Plum is a common name for certain members of genus Prunus of the rose family, which produce a smooth-skinned, elliptical, heart-shaped, oblong, ovate or round fruit with a flat seed. About 18 plum species are horticulturally important, including the European plum (P. domestica), which probably originated in the Caspian Sea area; Japanese plum (P. salicina), of Chinese origin; cherry plum (P. ceracifera), native to southeast Europe or southwest Asia; and P. nigra and P. americana, of Canadian and American origin respectively.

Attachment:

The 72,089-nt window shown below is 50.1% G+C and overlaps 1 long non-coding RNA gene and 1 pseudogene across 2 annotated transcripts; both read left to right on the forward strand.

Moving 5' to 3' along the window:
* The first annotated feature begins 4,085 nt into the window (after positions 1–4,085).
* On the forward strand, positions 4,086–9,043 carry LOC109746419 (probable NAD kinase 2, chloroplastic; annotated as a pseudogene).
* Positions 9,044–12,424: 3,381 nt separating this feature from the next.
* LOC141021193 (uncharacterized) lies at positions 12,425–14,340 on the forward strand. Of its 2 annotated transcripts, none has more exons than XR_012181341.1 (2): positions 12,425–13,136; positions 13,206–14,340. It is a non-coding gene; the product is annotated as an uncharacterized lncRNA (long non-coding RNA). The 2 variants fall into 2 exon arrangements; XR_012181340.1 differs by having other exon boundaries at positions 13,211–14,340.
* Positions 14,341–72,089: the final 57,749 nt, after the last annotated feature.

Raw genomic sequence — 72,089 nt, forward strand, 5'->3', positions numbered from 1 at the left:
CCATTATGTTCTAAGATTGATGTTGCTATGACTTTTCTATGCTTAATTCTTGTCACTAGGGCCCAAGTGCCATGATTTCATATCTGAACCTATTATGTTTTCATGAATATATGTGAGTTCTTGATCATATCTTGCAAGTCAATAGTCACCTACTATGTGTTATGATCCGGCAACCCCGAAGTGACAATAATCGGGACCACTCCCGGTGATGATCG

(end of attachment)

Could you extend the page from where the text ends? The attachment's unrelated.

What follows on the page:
In North America, plum growing began towards the end of the 18th century. European plums were first brought to the Maritimes by French colonists; Japanese plums were introduced to North America around 1870; and domestication of native species began around 1850. European and Japanese plums are hardy only in milder areas of Canada and are grown commercially in British Columbia, Ontario and Nova Scotia. The native species lack size and quality but hardy hybrids have been developed that have excellent fruit quality and are relatively winter hardy. Most plums produced in Canada are for the fresh market. The main varieties are Bluefre, Bradshaw, Burbank, Early Golden, Italian, Peach, Shiro and Stanley. Common insect pests are red mite, curculio, scale, aphid, maggot and lesser peach tree borer. The main diseases are brown rot, black knot and leaf spot.